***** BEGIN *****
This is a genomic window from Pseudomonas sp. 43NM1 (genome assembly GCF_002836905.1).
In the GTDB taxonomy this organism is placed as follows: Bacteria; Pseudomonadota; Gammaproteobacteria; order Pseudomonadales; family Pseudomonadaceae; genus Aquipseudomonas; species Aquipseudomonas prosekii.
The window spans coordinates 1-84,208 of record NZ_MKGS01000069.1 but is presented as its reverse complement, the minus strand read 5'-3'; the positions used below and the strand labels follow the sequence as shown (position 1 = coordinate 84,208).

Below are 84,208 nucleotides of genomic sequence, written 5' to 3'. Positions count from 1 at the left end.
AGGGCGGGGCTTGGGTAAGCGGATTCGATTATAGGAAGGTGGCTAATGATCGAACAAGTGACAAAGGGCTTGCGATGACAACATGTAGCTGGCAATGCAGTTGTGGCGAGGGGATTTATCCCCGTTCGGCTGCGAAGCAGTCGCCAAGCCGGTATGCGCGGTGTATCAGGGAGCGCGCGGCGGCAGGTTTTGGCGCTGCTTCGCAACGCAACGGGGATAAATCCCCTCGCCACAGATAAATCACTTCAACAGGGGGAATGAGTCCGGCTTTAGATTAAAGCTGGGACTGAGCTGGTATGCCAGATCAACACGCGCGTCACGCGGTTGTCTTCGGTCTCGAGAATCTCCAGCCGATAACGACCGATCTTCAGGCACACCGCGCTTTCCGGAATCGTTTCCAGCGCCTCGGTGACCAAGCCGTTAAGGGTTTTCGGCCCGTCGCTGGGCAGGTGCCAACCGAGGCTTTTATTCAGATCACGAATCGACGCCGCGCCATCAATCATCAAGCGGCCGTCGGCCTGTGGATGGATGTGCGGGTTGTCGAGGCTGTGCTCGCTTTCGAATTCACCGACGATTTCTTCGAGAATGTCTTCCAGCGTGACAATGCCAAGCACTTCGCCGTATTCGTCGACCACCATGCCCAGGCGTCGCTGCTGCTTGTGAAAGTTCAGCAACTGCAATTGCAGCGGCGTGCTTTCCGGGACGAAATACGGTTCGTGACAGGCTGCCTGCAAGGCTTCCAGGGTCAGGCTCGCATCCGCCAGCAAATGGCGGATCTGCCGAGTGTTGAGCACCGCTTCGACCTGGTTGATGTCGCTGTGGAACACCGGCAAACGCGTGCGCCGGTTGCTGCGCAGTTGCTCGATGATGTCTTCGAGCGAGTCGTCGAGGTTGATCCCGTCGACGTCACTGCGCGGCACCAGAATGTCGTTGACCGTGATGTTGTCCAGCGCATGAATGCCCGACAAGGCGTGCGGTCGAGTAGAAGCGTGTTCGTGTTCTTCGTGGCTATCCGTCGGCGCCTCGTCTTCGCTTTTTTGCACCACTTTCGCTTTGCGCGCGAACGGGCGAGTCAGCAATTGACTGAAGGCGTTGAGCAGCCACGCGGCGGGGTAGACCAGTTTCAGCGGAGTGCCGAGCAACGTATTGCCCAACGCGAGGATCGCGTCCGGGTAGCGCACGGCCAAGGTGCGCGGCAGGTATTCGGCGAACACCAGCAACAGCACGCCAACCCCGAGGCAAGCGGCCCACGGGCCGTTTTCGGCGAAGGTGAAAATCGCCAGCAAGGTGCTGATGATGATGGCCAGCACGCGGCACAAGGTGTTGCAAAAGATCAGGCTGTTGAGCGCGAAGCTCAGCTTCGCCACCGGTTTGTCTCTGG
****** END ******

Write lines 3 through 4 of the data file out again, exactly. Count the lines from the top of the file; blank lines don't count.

The window spans coordinates 1-84,208 of record NZ_MKGS01000069.1 but is presented as its reverse complement, the minus strand read 5'-3'; the positions used below and the strand labels follow the sequence as shown (position 1 = coordinate 84,208).

Below are 84,208 nucleotides of genomic sequence, written 5' to 3'. Positions count from 1 at the left end.